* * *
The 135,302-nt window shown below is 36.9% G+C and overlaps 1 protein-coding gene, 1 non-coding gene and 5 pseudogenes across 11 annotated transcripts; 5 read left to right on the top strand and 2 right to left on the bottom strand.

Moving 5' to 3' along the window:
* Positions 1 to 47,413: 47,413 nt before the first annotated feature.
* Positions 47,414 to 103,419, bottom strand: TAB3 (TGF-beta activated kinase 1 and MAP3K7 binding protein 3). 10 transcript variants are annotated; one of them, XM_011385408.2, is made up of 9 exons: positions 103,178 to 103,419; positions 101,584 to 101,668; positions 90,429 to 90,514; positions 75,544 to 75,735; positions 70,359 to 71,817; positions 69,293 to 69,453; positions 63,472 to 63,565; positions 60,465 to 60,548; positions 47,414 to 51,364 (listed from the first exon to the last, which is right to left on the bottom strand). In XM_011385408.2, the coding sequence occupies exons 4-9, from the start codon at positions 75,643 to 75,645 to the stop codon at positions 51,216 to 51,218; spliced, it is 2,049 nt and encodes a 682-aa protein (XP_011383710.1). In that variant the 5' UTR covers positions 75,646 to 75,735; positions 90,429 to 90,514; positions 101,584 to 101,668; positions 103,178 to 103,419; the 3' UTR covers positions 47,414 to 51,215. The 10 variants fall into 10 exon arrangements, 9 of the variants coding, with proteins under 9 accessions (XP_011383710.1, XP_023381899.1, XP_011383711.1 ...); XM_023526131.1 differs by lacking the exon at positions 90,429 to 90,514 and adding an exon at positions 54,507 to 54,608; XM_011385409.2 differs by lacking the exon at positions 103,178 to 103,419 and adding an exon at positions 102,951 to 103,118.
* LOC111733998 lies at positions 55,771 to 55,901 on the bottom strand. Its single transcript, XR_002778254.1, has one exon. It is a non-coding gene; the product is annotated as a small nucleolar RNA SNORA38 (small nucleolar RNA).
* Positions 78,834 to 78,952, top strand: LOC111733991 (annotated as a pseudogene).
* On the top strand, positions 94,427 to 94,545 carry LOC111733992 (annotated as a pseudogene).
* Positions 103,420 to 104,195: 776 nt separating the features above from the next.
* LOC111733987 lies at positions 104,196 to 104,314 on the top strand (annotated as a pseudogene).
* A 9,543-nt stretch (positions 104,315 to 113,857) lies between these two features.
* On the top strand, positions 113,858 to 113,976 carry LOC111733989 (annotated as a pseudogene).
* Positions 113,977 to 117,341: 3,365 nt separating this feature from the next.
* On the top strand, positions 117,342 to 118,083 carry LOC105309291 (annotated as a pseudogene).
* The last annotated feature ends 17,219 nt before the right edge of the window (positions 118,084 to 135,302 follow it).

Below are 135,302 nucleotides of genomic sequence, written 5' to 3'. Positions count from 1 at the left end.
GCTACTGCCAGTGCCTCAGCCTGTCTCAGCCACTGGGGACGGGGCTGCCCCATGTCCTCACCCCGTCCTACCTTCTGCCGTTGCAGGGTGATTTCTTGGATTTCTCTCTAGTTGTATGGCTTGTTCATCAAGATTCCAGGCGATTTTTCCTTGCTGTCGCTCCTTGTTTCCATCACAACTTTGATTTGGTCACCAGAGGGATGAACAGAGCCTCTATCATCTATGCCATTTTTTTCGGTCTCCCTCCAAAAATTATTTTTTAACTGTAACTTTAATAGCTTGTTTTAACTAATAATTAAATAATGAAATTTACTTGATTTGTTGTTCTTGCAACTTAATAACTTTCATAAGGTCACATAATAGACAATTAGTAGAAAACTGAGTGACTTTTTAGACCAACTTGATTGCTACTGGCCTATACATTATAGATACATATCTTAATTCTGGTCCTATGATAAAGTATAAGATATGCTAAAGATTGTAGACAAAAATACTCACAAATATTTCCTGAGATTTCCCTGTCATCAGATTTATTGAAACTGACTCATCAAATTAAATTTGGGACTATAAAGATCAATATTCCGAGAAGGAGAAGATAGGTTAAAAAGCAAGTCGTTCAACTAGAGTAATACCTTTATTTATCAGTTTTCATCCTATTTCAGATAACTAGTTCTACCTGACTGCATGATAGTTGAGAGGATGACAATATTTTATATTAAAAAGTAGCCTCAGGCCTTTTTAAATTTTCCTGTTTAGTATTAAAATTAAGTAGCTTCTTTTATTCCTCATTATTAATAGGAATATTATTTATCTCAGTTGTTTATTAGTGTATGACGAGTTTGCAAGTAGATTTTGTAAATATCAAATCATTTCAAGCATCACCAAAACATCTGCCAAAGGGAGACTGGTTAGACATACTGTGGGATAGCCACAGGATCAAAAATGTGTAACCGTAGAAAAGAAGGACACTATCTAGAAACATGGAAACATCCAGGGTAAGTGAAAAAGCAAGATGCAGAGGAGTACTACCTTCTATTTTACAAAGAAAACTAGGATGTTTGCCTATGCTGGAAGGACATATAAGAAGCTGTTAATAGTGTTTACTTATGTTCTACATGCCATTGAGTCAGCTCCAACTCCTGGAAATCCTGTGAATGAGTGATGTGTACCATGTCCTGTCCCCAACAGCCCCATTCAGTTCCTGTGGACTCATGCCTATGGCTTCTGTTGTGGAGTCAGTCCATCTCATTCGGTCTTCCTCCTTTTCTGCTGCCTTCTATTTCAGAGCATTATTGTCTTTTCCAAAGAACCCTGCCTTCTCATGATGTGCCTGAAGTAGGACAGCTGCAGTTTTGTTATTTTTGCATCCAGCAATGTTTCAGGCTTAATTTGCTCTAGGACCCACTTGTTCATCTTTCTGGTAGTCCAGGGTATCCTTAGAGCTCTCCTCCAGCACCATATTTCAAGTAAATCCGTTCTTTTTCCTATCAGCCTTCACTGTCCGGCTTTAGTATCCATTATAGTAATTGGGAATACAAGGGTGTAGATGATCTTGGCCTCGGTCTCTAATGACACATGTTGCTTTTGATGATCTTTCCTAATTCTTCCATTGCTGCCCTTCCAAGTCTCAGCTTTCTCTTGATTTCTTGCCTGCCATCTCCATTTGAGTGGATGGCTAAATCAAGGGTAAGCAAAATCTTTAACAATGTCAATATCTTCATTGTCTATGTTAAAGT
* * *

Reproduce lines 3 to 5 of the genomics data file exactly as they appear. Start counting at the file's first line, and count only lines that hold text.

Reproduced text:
* Positions 1 to 47,413: 47,413 nt before the first annotated feature.
* Positions 47,414 to 103,419, bottom strand: TAB3 (TGF-beta activated kinase 1 and MAP3K7 binding protein 3). 10 transcript variants are annotated; one of them, XM_011385408.2, is made up of 9 exons: positions 103,178 to 103,419; positions 101,584 to 101,668; positions 90,429 to 90,514; positions 75,544 to 75,735; positions 70,359 to 71,817; positions 69,293 to 69,453; positions 63,472 to 63,565; positions 60,465 to 60,548; positions 47,414 to 51,364 (listed from the first exon to the last, which is right to left on the bottom strand). In XM_011385408.2, the coding sequence occupies exons 4-9, from the start codon at positions 75,643 to 75,645 to the stop codon at positions 51,216 to 51,218; spliced, it is 2,049 nt and encodes a 682-aa protein (XP_011383710.1). In that variant the 5' UTR covers positions 75,646 to 75,735; positions 90,429 to 90,514; positions 101,584 to 101,668; positions 103,178 to 103,419; the 3' UTR covers positions 47,414 to 51,215. The 10 variants fall into 10 exon arrangements, 9 of the variants coding, with proteins under 9 accessions (XP_011383710.1, XP_023381899.1, XP_011383711.1 ...); XM_023526131.1 differs by lacking the exon at positions 90,429 to 90,514 and adding an exon at positions 54,507 to 54,608; XM_011385409.2 differs by lacking the exon at positions 103,178 to 103,419 and adding an exon at positions 102,951 to 103,118.
* LOC111733998 lies at positions 55,771 to 55,901 on the bottom strand. Its single transcript, XR_002778254.1, has one exon. It is a non-coding gene; the product is annotated as a small nucleolar RNA SNORA38 (small nucleolar RNA).